Automatic Employment Extension Authorization for H-4 & L-2 Visa Holders

H-1B & L-1 Visa Holders Spouses are Soon to Get Automatic Employment Extension Authorization

Automatic Employment Extension Authorization for H-4 & L-2 Visa Holders

Before we get started, let’s break down the visas that we are going to talk about in this article.

  • L-1A & L-1B visas are issued to temporary intracompany transferees who work in management positions or have special knowledge.
  • L-2 visas are reserved for dependents of an L-1 visa holder. This includes spouses and unmarried children under the age of 21.
  • The H-1B visa is a non-immigrant work visa issued to specialized workers from outside the US. An H-1B visa is generally given to a foreign worker if the US company cannot find an American citizen who can adequately fill the role. The job position requires either a higher education degree or a specialized skill that is commonly possessed. (Examples include doctors, lawyers, and IT specialists)
  • H-4 visas are reserved for dependents of an H-1B visa holder. This includes spouses and unmarried children under the age of 21.

The Case

The Times of India reported that a settlement agreement was issued on November 10, 2021. The plaintiffs in this class action case were 15 spouses of L-1 and H-1B visa holders. Before this, spouses of L-1 and H-1B visa holders were waiting typically 10 or more months to get employment authorization to work in the US. The wait was due to a backlog in processing employment authorization documents (EADs).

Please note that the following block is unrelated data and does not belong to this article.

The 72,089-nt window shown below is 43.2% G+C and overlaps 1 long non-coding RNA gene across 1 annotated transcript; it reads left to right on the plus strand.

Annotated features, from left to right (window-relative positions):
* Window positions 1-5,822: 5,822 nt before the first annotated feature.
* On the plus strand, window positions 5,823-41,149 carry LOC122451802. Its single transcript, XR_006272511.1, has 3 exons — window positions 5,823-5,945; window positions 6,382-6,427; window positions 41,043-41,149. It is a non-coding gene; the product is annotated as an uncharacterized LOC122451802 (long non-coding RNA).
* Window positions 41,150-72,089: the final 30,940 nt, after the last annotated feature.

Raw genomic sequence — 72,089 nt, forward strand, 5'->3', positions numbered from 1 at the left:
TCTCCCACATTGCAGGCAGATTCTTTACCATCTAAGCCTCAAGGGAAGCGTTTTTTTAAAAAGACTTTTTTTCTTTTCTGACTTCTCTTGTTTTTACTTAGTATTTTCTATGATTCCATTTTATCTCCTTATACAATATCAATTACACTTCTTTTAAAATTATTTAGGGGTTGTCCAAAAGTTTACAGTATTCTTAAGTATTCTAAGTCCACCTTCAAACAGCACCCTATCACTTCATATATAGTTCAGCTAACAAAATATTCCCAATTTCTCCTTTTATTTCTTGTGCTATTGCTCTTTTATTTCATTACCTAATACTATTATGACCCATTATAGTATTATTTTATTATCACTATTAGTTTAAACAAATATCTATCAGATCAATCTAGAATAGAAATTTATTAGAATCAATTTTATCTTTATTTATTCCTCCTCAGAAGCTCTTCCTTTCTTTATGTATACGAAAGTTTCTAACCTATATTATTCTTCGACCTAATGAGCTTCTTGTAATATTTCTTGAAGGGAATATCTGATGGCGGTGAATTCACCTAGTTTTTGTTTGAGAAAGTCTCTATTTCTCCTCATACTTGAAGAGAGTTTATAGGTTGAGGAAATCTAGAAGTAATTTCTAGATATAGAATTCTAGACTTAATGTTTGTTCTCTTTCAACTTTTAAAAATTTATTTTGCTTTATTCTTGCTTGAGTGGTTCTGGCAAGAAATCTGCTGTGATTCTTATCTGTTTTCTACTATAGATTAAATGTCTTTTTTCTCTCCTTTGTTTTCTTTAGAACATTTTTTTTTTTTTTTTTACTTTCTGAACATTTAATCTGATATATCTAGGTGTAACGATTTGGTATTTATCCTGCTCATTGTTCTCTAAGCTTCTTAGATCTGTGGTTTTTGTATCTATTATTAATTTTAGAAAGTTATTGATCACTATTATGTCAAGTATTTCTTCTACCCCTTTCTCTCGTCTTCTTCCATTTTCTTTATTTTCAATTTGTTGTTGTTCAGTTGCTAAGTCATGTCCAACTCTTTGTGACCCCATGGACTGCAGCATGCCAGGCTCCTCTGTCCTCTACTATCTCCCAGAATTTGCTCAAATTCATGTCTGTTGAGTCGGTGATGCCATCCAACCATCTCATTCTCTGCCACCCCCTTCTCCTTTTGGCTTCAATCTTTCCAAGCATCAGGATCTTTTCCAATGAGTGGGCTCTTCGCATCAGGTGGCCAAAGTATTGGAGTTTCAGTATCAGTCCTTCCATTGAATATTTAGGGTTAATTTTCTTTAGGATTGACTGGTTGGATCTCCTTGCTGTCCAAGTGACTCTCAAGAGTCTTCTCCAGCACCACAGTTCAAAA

This caused many L-2 and H-4 visa holders to not be able to work once they got to the US, even if they already had jobs lined up.

H-4 visa holders could only file for an EAD six months before leaving for the US, causing the spouses to not be able to get their authorization before entering the US.

Now, under the settlement, H-4 visa holders who file their EAD renewals in a timely manner will qualify for an extension of up to 180 days.

L-2 visa holders will also receive automatic work authorization in the US.

This lawsuit is backed by the American Immigration Lawyers Association (AILA).

Contact us to speak with a BridgehouseLaw attorney regarding employment visas.